Porsche’s air-cooled swan song was sung by the 993 series, made from 1994 to 1998—the last of the air-and-oil 911s. That these cars have achieved cult status is no surprise; they were the most refined, powerful and—for many Porschephiles—beautiful of all 911s, although a topic of some debate for those attracted to the curvaceous front fenders of the original model.
North America got some interesting 993 model variants, including the Turbo S, but Porsche never saw fit to bring the sporting 993 RS to the US. Rarer still are the Carrera Cup race cars like the 1995 Porsche 993 Cup 3.8 RSR Evo offered on CollectingCars.com through October 15.
The 993 RS road car was a homologation special, and fewer than 1,100 examples were built. With an eye on the track, it weighed about 200 pounds lighter than a regular Carrera 2. It was not as hard core as its predecessor, the 964 RS, and was certainly not as light or elemental as the original 1973 911 Carrera RS. But the RS iteration was the most sporting of all the 993s, and it was used as a springboard for the track-only cars derived from that model and built to compete in the one-marque series that Porsche inaugurated in 1986 as the Carrera Cup. Only about 374 were built, each starting life as a 993 RS that was diverted from the assembly line to the race shop.
Porsche continuously developed improvements to the Cup cars throughout the 993’s lifecycle, and this example is the only 1995 version upgraded to 1997 RSR Evo specification after its original owner contracted Porsche Motorsports North America to carry out the work.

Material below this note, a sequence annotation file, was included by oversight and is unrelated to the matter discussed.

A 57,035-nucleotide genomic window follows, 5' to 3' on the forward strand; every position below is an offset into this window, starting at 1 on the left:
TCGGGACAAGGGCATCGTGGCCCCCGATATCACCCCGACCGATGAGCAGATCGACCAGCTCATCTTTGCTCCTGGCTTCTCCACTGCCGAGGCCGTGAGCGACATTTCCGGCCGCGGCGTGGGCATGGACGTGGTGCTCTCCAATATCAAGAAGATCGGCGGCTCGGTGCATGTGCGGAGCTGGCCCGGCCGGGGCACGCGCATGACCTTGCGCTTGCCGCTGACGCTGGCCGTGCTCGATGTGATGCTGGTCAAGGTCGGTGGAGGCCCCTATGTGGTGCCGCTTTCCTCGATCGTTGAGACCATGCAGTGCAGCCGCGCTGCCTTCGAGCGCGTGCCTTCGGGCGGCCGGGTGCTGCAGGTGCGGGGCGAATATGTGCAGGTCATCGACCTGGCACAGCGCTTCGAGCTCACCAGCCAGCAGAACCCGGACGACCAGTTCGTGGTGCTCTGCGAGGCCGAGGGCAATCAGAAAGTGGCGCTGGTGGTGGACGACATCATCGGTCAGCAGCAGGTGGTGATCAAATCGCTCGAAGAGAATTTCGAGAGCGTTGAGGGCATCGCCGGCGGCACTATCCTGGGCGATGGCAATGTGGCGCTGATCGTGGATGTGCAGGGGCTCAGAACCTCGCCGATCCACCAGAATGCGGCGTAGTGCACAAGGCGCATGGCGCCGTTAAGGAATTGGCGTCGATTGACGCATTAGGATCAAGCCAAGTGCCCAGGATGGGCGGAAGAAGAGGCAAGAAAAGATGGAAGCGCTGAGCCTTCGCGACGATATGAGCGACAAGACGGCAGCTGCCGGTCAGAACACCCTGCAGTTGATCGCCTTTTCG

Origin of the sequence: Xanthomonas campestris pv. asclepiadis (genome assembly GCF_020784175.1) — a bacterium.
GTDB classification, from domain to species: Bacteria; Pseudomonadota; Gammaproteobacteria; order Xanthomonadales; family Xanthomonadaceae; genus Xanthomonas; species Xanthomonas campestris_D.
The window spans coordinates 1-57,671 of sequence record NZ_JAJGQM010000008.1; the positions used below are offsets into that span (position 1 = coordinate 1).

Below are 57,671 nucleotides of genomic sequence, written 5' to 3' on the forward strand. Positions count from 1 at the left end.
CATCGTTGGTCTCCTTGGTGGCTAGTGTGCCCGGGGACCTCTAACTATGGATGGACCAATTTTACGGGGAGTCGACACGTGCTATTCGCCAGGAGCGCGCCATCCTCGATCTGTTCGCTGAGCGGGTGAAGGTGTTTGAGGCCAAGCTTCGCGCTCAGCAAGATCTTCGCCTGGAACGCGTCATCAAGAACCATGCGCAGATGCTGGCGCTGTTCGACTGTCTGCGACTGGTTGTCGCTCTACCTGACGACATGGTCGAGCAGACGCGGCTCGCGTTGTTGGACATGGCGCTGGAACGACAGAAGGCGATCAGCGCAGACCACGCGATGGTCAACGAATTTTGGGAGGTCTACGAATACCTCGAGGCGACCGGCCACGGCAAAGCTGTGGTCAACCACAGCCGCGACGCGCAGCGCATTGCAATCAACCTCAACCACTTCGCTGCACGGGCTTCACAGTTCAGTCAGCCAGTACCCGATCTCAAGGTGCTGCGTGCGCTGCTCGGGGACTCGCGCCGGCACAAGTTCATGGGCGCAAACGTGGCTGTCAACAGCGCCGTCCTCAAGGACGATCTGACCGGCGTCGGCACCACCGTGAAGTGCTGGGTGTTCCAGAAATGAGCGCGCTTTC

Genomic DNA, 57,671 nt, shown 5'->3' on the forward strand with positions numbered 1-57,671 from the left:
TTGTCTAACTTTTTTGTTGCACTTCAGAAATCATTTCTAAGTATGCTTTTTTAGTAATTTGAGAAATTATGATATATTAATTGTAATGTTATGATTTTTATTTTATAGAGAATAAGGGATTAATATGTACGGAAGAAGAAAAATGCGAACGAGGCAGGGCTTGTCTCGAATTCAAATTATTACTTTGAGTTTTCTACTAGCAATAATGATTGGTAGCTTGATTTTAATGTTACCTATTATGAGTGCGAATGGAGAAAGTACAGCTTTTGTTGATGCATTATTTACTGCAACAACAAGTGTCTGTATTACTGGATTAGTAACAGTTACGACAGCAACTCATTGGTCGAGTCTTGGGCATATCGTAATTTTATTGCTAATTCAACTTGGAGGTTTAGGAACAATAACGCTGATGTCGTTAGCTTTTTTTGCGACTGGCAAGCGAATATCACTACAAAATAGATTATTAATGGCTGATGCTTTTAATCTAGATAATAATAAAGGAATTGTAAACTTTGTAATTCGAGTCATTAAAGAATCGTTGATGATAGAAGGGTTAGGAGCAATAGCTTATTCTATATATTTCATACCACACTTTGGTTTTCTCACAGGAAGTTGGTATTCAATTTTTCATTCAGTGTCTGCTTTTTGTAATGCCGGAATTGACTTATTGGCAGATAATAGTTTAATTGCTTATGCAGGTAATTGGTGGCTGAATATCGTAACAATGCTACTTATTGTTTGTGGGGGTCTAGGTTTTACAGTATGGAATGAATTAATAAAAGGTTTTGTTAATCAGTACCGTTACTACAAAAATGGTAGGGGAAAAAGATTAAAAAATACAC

Only about 45 RSR sprint-type engines were fitted to the 1997 Cup cars. These were a highly modified 3.8-liter flat-six that used Carrillo rods, twin-plug ignition, special camshafts and a large helping of Porsche R-type racing components. Total output was about 390 hp. At the same time, Andial carried out further Porsche R improvements that included suspension refinements, center-lock wheels and modified bodywork. Subsequently, the owner increased the car’s muscle to 410 hp with a Teilert Engineering slide-valve induction system and programmable Porsche electronic fuel injection. Brembo “Big Red” brake calipers with turbo rotors and carbon-fiber brake-cooling ducts fill out the four corners.
Porsche only sold its Carrera Cup variants to participants of the series, and it’s a rare Cup car that remains intact and unscathed by track battles. As this example was only used in amateur contests and never competed professionally, it’s nearly pristine and has had only two owners. Values for these cars are difficult to establish; Euro-market road-spec RS models, in good condition, are worth well upward of $350,000 at present. With its accident-free history, full documentation and provenance from new, this 993 3.8 RSR Evo racer would constitute a precious air-cooled jewel in any rarified collection.